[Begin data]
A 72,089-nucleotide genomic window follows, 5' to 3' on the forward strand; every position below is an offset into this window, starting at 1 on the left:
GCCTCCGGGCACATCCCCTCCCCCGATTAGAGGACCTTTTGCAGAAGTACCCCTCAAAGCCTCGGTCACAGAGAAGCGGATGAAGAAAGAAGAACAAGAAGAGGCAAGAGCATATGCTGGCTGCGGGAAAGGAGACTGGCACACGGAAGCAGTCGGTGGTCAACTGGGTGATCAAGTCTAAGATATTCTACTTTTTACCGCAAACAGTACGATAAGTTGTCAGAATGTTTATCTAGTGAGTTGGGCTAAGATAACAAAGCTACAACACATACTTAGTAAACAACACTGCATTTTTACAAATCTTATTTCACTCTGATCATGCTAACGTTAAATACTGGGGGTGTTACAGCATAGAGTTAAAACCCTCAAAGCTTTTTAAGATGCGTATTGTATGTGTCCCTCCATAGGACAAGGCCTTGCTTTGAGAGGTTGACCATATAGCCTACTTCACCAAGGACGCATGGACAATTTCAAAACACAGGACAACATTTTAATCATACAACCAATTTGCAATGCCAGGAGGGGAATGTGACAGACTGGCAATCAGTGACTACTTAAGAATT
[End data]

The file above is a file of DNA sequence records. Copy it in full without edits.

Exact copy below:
A 72,089-nucleotide genomic window follows, 5' to 3' on the forward strand; every position below is an offset into this window, starting at 1 on the left:
GCCTCCGGGCACATCCCCTCCCCCGATTAGAGGACCTTTTGCAGAAGTACCCCTCAAAGCCTCGGTCACAGAGAAGCGGATGAAGAAAGAAGAACAAGAAGAGGCAAGAGCATATGCTGGCTGCGGGAAAGGAGACTGGCACACGGAAGCAGTCGGTGGTCAACTGGGTGATCAAGTCTAAGATATTCTACTTTTTACCGCAAACAGTACGATAAGTTGTCAGAATGTTTATCTAGTGAGTTGGGCTAAGATAACAAAGCTACAACACATACTTAGTAAACAACACTGCATTTTTACAAATCTTATTTCACTCTGATCATGCTAACGTTAAATACTGGGGGTGTTACAGCATAGAGTTAAAACCCTCAAAGCTTTTTAAGATGCGTATTGTATGTGTCCCTCCATAGGACAAGGCCTTGCTTTGAGAGGTTGACCATATAGCCTACTTCACCAAGGACGCATGGACAATTTCAAAACACAGGACAACATTTTAATCATACAACCAATTTGCAATGCCAGGAGGGGAATGTGACAGACTGGCAATCAGTGACTACTTAAGAATT